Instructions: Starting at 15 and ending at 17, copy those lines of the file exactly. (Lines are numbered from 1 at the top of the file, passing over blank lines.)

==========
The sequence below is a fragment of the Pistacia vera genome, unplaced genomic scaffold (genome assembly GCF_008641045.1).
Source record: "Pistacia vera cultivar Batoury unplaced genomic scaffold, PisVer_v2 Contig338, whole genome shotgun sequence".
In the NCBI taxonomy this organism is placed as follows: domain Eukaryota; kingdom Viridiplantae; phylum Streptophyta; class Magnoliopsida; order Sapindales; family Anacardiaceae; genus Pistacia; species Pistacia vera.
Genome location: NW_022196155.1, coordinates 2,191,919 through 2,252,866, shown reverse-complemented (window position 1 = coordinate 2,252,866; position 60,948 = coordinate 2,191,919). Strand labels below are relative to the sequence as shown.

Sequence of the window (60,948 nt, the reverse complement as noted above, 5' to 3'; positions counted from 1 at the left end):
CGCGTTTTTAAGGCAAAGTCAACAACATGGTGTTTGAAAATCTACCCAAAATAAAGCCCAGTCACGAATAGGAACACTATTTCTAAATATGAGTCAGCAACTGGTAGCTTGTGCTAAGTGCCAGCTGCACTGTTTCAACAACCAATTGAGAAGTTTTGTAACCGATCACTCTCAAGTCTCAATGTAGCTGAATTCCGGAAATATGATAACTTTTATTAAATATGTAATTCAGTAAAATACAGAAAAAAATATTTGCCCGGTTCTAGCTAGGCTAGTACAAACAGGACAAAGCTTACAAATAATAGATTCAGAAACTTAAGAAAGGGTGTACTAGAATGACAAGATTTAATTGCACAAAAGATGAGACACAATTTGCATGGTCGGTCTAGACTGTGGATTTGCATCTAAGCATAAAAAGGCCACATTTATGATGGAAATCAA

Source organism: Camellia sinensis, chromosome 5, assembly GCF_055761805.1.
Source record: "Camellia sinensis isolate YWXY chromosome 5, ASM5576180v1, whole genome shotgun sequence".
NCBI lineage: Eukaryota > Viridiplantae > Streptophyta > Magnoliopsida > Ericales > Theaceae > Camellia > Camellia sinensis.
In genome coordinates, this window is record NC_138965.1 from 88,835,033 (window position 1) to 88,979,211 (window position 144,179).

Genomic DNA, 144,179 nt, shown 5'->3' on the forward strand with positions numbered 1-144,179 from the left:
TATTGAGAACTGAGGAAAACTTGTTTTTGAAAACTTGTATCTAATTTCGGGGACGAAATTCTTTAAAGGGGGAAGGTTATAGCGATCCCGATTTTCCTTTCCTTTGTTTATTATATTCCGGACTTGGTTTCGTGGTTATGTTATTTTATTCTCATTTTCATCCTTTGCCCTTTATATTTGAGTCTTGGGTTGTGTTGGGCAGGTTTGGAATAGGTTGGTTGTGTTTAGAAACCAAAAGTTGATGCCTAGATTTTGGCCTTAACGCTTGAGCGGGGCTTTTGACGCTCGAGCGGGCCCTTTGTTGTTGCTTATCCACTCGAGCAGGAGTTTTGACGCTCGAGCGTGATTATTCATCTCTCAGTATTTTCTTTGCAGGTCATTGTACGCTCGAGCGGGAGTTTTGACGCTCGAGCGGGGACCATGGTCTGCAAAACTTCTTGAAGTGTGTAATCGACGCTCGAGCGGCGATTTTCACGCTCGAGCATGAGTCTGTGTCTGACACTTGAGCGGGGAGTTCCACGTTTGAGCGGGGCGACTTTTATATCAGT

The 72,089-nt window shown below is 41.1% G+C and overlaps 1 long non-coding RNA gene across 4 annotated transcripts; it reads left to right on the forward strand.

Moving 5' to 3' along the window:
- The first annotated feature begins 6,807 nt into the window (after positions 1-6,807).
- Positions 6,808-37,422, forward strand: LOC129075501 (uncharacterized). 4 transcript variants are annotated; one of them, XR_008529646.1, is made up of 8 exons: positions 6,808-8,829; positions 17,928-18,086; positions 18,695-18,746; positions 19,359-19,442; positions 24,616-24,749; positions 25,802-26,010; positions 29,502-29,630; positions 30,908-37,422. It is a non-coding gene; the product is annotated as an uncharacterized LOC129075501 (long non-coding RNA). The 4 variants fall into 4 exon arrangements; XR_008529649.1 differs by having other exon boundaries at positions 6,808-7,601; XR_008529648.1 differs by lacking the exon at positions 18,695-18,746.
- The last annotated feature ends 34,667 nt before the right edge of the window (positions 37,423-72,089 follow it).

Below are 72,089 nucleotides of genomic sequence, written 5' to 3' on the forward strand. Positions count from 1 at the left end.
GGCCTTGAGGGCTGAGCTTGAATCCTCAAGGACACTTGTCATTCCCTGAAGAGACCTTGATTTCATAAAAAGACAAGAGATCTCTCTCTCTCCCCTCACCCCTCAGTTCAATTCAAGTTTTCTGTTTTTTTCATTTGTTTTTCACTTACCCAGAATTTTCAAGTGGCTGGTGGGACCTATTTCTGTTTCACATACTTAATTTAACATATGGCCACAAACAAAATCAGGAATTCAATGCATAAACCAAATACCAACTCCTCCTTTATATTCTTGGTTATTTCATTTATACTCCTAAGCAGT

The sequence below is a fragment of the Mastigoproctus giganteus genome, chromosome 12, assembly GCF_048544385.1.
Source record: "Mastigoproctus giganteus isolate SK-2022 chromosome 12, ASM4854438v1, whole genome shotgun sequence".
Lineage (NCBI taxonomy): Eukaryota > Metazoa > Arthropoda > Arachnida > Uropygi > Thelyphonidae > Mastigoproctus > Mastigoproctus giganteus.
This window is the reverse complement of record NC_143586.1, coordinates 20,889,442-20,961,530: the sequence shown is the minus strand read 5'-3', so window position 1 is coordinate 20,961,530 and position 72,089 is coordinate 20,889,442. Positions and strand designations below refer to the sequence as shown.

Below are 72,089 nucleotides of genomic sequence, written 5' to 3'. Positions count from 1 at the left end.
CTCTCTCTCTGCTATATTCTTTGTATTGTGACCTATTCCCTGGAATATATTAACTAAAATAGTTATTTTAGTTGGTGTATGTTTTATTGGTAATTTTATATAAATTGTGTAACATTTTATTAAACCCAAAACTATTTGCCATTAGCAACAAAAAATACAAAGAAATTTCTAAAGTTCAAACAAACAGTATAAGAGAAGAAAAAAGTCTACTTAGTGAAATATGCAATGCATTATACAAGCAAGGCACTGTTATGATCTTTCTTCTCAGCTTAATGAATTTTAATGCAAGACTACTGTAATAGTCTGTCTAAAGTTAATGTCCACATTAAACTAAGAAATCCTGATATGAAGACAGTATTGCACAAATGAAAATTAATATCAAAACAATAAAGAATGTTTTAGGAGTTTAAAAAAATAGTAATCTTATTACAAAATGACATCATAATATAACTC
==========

- The first annotated feature begins 6,807 nt into the window (after positions 1-6,807).
- Positions 6,808-37,422, forward strand: LOC129075501 (uncharacterized). 4 transcript variants are annotated; one of them, XR_008529646.1, is made up of 8 exons: positions 6,808-8,829; positions 17,928-18,086; positions 18,695-18,746; positions 19,359-19,442; positions 24,616-24,749; positions 25,802-26,010; positions 29,502-29,630; positions 30,908-37,422. It is a non-coding gene; the product is annotated as an uncharacterized LOC129075501 (long non-coding RNA). The 4 variants fall into 4 exon arrangements; XR_008529649.1 differs by having other exon boundaries at positions 6,808-7,601; XR_008529648.1 differs by lacking the exon at positions 18,695-18,746.
- The last annotated feature ends 34,667 nt before the right edge of the window (positions 37,423-72,089 follow it).